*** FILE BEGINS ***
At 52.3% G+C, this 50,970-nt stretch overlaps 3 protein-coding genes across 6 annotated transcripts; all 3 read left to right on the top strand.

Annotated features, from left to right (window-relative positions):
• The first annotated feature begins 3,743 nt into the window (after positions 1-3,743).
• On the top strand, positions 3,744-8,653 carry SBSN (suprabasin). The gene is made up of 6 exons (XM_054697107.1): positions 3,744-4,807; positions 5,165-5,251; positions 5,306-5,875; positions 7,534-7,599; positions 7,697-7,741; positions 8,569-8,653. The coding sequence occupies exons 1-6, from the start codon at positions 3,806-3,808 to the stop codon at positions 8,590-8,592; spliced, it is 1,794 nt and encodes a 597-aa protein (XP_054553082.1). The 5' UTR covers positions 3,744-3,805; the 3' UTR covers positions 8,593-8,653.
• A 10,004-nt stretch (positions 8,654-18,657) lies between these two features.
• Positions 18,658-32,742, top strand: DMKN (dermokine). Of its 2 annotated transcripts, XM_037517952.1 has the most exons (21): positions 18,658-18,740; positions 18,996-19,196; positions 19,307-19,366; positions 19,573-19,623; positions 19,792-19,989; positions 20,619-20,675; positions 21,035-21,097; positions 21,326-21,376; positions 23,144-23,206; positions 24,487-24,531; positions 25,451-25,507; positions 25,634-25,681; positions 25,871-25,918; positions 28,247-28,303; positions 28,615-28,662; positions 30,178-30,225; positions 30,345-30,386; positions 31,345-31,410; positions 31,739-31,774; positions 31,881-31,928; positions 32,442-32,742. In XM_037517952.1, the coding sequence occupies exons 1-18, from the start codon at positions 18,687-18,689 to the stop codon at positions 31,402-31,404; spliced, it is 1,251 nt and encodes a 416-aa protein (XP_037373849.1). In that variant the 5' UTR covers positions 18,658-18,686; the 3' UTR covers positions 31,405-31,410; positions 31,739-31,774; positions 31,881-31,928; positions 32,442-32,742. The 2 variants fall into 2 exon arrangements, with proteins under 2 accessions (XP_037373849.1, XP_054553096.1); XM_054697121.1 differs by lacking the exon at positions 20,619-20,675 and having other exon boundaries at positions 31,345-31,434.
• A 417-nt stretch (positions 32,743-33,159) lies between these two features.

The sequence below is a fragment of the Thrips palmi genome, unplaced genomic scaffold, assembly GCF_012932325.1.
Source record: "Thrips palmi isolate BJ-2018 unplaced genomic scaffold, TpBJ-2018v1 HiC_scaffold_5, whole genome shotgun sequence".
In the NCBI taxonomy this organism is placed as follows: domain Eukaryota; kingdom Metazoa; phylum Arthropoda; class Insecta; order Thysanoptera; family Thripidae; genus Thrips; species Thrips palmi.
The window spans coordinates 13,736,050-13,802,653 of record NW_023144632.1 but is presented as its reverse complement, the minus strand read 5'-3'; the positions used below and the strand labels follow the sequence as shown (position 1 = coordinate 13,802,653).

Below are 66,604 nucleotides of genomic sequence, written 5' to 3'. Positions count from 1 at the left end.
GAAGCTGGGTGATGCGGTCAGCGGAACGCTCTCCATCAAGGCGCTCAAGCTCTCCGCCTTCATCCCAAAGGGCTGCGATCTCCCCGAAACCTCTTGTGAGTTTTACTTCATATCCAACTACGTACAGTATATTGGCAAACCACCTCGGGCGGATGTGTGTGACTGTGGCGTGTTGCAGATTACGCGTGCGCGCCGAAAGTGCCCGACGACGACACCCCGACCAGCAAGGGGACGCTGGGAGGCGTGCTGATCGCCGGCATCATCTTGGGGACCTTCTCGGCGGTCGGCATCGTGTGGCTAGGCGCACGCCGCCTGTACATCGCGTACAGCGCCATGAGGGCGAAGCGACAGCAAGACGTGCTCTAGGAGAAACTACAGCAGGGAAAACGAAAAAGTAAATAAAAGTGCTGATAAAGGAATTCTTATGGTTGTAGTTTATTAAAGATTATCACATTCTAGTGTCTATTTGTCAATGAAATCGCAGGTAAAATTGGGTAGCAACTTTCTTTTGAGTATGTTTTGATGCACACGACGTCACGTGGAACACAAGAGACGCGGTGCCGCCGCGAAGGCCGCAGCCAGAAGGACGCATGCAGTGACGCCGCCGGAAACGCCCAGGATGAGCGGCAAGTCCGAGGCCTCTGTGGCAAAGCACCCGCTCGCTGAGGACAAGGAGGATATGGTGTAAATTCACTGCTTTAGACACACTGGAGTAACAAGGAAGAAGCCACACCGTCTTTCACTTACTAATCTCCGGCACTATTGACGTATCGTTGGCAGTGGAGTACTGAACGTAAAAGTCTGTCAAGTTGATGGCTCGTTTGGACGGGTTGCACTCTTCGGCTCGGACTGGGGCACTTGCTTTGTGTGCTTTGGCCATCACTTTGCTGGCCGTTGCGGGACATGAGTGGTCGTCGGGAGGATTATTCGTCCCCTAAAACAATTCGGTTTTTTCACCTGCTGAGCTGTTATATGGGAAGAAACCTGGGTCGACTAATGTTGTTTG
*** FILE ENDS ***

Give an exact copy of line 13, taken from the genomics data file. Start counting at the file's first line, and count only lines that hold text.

GAAGCTGGGTGATGCGGTCAGCGGAACGCTCTCCATCAAGGCGCTCAAGCTCTCCGCCTTCATCCCAAAGGGCTGCGATCTCCCCGAAACCTCTTGTGAGTTTTACTTCATATCCAACTACGTACAGTATATTGGCAAACCACCTCGGGCGGATGTGTGTGACTGTGGCGTGTTGCAGATTACGCGTGCGCGCCGAAAGTGCCCGACGACGACACCCCGACCAGCAAGGGGACGCTGGGAGGCGTGCTGATCGCCGGCATCATCTTGGGGACCTTCTCGGCGGTCGGCATCGTGTGGCTAGGCGCACGCCGCCTGTACATCGCGTACAGCGCCATGAGGGCGAAGCGACAGCAAGACGTGCTCTAGGAGAAACTACAGCAGGGAAAACGAAAAAGTAAATAAAAGTGCTGATAAAGGAATTCTTATGGTTGTAGTTTATTAAAGATTATCACATTCTAGTGTCTATTTGTCAATGAAATCGCAGGTAAAATTGGGTAGCAACTTTCTTTTGAGTATGTTTTGATGCACACGACGTCACGTGGAACACAAGAGACGCGGTGCCGCCGCGAAGGCCGCAGCCAGAAGGACGCATGCAGTGACGCCGCCGGAAACGCCCAGGATGAGCGGCAAGTCCGAGGCCTCTGTGGCAAAGCACCCGCTCGCTGAGGACAAGGAGGATATGGTGTAAATTCACTGCTTTAGACACACTGGAGTAACAAGGAAGAAGCCACACCGTCTTTCACTTACTAATCTCCGGCACTATTGACGTATCGTTGGCAGTGGAGTACTGAACGTAAAAGTCTGTCAAGTTGATGGCTCGTTTGGACGGGTTGCACTCTTCGGCTCGGACTGGGGCACTTGCTTTGTGTGCTTTGGCCATCACTTTGCTGGCCGTTGCGGGACATGAGTGGTCGTCGGGAGGATTATTCGTCCCCTAAAACAATTCGGTTTTTTCACCTGCTGAGCTGTTATATGGGAAGAAACCTGGGTCGACTAATGTTGTTTG